This doesn’t necessary mean that manufacturers’ focus on quality was lacking, Crowder says. He believes that, over the years, more of that emphasis has come earlier in the process. “I don’t think we had that mentality years ago about putting so much effort upfront,” he says. “Everyone was doing the best job they could, and if you had (defect parts), you would do your best to find a rework for them. Now, the manufacturing process is about upfront quality, so that extra rework isn’t necessary.”

When Quality is Subpar

Thanks to technological advances and the evolution of quality emphasis, about the only time companies worry about percentage defect rate is when a supplier fails to meet expectations. One of the first question a company must ask: What constitutes a defect? If it’s something that isn’t 100 percent up to specifications but presents no operational — or, more important, a safety — hazard, Crowder says, it might not be a battle worth fighting. He says that as a buyer, he has approved, with the consent of quality control, parts not up to specifications.

“Especially if the supplier has been very good over time, and it’s the one telling me that there is a batch that we’d like to send to you, but there’s a concern,” Crowder says. “If there’s no threat of a hazard and we can use the parts on time, that’s a win-win.” In such an instance, he adds, whether the parts would be classified as defective depends on the company. But the fact that parts were not up to specifications would be noted, and if it starts happening consistently, the supplier has a problem.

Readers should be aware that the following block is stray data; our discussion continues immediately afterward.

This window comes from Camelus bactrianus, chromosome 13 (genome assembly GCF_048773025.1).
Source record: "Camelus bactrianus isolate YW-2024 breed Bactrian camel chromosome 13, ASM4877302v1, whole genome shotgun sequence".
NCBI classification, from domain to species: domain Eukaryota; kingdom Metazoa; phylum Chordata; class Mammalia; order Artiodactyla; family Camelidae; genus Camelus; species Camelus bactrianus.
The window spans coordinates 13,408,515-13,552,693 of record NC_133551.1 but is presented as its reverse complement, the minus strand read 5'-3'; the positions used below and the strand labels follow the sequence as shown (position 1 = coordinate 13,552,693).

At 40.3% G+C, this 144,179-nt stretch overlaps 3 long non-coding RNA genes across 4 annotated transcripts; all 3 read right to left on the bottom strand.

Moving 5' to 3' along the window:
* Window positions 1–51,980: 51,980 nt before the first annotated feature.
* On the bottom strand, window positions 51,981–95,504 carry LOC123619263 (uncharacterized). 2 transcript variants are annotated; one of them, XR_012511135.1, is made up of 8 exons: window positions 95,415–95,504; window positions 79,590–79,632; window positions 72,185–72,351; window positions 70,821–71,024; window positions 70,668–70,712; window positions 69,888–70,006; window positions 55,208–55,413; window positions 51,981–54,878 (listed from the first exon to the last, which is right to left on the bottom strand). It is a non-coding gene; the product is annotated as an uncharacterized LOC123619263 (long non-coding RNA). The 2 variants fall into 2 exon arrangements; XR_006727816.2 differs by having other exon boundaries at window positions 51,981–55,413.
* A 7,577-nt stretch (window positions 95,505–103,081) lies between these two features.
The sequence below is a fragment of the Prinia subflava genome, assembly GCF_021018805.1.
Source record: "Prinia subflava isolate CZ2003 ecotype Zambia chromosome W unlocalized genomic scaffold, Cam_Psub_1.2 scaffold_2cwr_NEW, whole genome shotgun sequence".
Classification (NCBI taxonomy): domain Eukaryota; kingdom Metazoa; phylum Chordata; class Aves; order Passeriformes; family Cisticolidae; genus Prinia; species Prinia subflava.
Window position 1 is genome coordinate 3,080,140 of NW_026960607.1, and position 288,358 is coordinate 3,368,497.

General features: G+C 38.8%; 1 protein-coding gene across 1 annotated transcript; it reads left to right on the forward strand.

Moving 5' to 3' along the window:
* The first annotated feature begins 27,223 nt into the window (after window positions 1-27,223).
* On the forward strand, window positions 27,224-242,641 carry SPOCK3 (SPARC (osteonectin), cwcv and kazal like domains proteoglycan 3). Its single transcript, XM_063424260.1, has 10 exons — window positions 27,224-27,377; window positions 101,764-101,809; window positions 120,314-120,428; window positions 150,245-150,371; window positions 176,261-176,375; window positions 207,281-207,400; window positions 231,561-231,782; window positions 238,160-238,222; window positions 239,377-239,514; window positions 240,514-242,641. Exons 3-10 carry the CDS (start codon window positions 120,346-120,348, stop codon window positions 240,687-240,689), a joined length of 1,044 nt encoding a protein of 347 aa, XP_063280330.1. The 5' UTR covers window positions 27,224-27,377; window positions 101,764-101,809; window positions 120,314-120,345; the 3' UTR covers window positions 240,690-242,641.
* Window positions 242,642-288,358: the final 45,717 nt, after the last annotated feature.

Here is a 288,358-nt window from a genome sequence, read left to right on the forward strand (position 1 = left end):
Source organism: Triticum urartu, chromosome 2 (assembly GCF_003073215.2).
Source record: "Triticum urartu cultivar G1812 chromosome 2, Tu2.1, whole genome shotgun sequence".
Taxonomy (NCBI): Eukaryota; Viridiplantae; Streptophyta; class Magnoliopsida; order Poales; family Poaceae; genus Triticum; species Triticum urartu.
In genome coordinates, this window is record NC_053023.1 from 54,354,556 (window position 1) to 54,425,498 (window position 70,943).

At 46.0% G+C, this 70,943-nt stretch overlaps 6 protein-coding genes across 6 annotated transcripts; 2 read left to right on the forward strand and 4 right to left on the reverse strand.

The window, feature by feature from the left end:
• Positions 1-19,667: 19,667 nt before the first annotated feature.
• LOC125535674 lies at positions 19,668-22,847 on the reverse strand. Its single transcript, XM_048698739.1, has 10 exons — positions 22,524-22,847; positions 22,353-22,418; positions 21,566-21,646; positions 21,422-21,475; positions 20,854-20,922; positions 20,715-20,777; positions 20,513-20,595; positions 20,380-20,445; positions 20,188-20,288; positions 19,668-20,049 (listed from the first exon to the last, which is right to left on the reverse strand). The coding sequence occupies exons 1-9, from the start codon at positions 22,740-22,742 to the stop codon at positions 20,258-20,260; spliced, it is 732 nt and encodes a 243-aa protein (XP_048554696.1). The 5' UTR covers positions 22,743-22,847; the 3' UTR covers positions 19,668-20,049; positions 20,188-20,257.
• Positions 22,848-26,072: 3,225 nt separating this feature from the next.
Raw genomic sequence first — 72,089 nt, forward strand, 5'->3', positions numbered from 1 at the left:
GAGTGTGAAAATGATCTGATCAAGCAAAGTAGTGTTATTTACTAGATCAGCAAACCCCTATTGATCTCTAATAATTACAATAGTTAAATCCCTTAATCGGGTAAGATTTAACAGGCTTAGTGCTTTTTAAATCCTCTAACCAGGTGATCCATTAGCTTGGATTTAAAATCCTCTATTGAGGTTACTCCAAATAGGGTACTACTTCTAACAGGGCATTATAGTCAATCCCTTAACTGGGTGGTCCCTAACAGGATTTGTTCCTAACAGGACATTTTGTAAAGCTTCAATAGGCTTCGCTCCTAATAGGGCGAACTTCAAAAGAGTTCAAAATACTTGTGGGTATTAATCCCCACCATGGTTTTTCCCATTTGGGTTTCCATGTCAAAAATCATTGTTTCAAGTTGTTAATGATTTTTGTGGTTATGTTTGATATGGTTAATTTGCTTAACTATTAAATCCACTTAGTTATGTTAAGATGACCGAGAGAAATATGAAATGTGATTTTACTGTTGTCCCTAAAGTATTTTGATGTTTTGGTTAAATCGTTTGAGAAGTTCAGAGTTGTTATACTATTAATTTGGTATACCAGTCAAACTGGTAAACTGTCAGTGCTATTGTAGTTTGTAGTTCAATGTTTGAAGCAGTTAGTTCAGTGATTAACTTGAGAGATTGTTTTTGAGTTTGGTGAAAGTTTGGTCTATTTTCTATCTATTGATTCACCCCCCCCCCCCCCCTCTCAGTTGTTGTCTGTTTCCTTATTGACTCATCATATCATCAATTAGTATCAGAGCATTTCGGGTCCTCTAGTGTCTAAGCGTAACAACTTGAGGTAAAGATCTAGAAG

If it gets to that point, Crowder says, “it’s no longer about let’s all do the best we can and hope it works out.” Corrective actions are necessary, sometimes immediately — as a buyer, Crowder has also had to inform a supplier that replacement parts are needed within two days to adhere to a production schedule, even if that means working through the night to get parts on a plane the next day.

To address a consistent subpar defect rate, Crowder would advise a company to invest quality engineers and other resources to help a supplier find the root cause, then develop solutions to improve production quality. A company should also examine its specifications — is it asking for something that could be accomplished with a less-complex design?

“If there are continued concerns about a supplier’s qualifications or capabilities, it could get to a point where that supplier has to be excluded from a bid for future work,” Crowder says. “So, (defect rate) can get pretty serious. But you would hope that the supplier has a good track record and can be worked with to get it right.”

To suggest a metric to be covered in the future, leave a comment on this page or email me at dzeiger@instituteforsupplymanagement.org.

Extra Point

Procurement analytics is the focus of a one-hour web seminar from Institute for Supply Management® (ISM®) on December 5. “Transparency & Visibility: Strategies to Improve Performance in Your Supply Chain Using Financial Health Analytics” begins at 11 a.m. ET and examines financial-health metrics that provides supply managers transparency and visibility into suppliers’ strengths and weaknesses.

The seminar is free to ISM members. For more information, click here.